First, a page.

I also would ask, of experienced board members, something along the lines of "What do you consider to be one of the greater rewards of governance?" and "What's the biggest governance challenge you've encountered so far?" That might yield some insights into their understanding (and experienced rewards and challenges) of what governance really involves and their biases about what that should be. You *may* decide that, wow, this really would be a terrible fit. More likely, you'll develop a better sense of whether the fit to your culture can be a good one and where some focused learning opportunities might be in the orientation process.

I also would want to help them think about those unrecognized talents, beyond the lines-on-a-resume/profession stuff we naturally seek. Questions that help them identify capacities, such as the ability to synthesize disparate ideas, encourage critical thinking, play devil's advocate, etc., would be valuable.

I'm in the process of developing a community roundtable on board recruitment strategies, so your timing for asking this question is perfect. Let me keep thinking and come back as new ideas to share arise.

Debra said...

Preaching to the choir on this one, but it bears repeating in the context of your bigger question:

Never, ever, EVER discount the responsibilities (and the amount of work) that come with governance in discussing what you are seeking. Be up front, be detailed, about what they are expected to contribute. It's better to have them acknowledge it's more than they are able to take on before joining than it is to put them in a position of 'failure.'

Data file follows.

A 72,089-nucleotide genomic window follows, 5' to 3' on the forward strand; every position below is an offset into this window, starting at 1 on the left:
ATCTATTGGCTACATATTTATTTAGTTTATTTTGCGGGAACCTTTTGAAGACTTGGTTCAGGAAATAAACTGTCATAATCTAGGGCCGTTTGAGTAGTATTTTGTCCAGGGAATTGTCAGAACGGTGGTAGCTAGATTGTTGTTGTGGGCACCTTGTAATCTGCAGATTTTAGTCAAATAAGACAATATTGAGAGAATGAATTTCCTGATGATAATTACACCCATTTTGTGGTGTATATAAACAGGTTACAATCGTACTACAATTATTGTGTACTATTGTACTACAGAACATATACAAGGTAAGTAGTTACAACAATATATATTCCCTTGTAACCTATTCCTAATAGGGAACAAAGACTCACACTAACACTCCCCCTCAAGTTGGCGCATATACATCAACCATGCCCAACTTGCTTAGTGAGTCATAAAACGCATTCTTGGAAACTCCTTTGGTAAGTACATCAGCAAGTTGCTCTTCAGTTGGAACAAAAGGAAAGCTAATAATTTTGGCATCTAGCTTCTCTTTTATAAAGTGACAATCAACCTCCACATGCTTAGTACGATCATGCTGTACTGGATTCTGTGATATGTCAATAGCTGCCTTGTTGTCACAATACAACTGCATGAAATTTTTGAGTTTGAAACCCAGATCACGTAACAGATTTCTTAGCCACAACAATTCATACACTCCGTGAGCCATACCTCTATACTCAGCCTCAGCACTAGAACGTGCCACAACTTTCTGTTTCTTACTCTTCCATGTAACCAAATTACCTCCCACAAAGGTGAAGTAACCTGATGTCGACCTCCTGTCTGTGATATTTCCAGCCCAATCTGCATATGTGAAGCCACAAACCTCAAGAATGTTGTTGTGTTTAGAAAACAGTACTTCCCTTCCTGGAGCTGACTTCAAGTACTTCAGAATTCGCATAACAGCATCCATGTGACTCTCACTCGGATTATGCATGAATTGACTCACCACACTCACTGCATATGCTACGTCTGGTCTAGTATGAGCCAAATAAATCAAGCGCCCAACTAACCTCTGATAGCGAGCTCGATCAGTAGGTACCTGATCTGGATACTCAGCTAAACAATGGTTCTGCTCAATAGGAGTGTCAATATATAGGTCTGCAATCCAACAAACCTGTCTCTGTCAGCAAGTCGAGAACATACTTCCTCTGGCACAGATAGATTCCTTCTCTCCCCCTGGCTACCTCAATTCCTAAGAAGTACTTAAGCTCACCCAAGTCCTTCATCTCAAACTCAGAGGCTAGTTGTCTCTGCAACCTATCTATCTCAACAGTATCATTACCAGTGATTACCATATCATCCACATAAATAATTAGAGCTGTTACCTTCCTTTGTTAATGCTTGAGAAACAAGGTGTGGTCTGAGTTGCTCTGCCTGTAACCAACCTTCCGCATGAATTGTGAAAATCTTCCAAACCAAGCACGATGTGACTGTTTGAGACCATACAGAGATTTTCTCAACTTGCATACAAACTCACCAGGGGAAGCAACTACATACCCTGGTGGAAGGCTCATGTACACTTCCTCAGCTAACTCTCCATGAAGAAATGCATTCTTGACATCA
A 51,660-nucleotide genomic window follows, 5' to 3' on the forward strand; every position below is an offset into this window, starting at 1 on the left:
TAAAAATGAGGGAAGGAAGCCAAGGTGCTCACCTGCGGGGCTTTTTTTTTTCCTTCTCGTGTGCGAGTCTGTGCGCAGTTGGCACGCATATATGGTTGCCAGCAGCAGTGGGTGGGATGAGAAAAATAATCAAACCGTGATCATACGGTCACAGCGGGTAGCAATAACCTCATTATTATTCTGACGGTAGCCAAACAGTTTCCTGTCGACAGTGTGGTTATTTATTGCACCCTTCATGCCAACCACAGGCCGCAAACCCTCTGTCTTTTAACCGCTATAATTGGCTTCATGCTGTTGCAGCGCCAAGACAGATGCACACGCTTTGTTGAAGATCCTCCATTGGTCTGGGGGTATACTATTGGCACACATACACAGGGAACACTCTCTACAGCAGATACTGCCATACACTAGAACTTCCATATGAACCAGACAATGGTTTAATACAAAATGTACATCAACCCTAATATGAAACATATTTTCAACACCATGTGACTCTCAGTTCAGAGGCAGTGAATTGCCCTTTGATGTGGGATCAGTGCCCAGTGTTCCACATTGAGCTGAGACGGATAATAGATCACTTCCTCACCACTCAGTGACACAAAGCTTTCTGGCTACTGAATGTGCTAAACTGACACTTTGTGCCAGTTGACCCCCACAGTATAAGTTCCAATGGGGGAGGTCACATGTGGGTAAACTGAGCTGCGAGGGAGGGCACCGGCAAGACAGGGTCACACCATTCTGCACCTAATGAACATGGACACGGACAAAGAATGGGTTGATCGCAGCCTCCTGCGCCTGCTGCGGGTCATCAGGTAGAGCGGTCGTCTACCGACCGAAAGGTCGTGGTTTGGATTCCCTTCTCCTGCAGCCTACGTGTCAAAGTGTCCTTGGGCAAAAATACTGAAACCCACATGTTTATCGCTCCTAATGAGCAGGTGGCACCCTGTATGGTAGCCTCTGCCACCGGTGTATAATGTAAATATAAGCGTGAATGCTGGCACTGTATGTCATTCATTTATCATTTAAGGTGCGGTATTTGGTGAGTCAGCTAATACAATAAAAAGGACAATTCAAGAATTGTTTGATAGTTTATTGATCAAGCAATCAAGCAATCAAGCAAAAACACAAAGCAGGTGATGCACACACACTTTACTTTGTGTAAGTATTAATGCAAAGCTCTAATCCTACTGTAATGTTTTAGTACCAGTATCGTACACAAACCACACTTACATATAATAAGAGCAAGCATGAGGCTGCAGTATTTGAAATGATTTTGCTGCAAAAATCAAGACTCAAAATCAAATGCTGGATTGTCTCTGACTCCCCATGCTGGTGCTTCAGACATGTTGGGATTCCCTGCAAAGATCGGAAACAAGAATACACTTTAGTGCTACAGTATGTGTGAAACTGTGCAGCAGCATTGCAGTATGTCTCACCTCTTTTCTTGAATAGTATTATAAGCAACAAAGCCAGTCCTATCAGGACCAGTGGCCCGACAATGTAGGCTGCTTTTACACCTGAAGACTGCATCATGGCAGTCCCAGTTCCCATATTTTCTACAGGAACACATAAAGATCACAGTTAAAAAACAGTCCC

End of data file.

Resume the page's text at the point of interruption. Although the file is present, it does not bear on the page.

Nancy said...

Your point about being honest up front is crucial. I've found boards often want to soften the requirements so as to not scare candidates off. That does not serve the organization or the candidate well.

Anne W. Ackerson said...

Hi, Alison, Debra and Nancy --

I'm so honored to have your brain trust right here commenting on my post!

I'm in complete agreement that a recruitment process must be rooted in open, honest and ongoing communication whether it be about the intentions of a prospect or the expectations of the institution. And the conversation needs to begin internally within the organization by asking and answering that question Nancy raised --"where are we going and who needs to be at the table to make it happen?"

I think, too, that the farther an organization extends its reach for board talent, the greater the need for clear, ongoing communication right from the start. It's another reason why board recruitment is an ongoing activity, not one relegated to a few weeks or months before an election.

Debra said...
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Debra said...
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Debra said...

Anne, your last sentence reminds me of another point that should be considered an essential part of the process - but usually isn't: making this an ongoing commitment. Going along with that probably is a realignment of the nominating committee, which leaps into action weeks to days ahead of a predictable (annual, usually) schedule, to more of a board development committee/process model, where all aspects of governance are regularly and deeply explored - and valued.

Anne W. Ackerson said...

Indeed. What this is all about is a paradigm shift for many organizations -- a shift that expands the scope of recruitment to include cultivation, orientation, and engagement AND embraces the understanding that group work requires attention, nurturing, assistance where necessary, and routine assessment.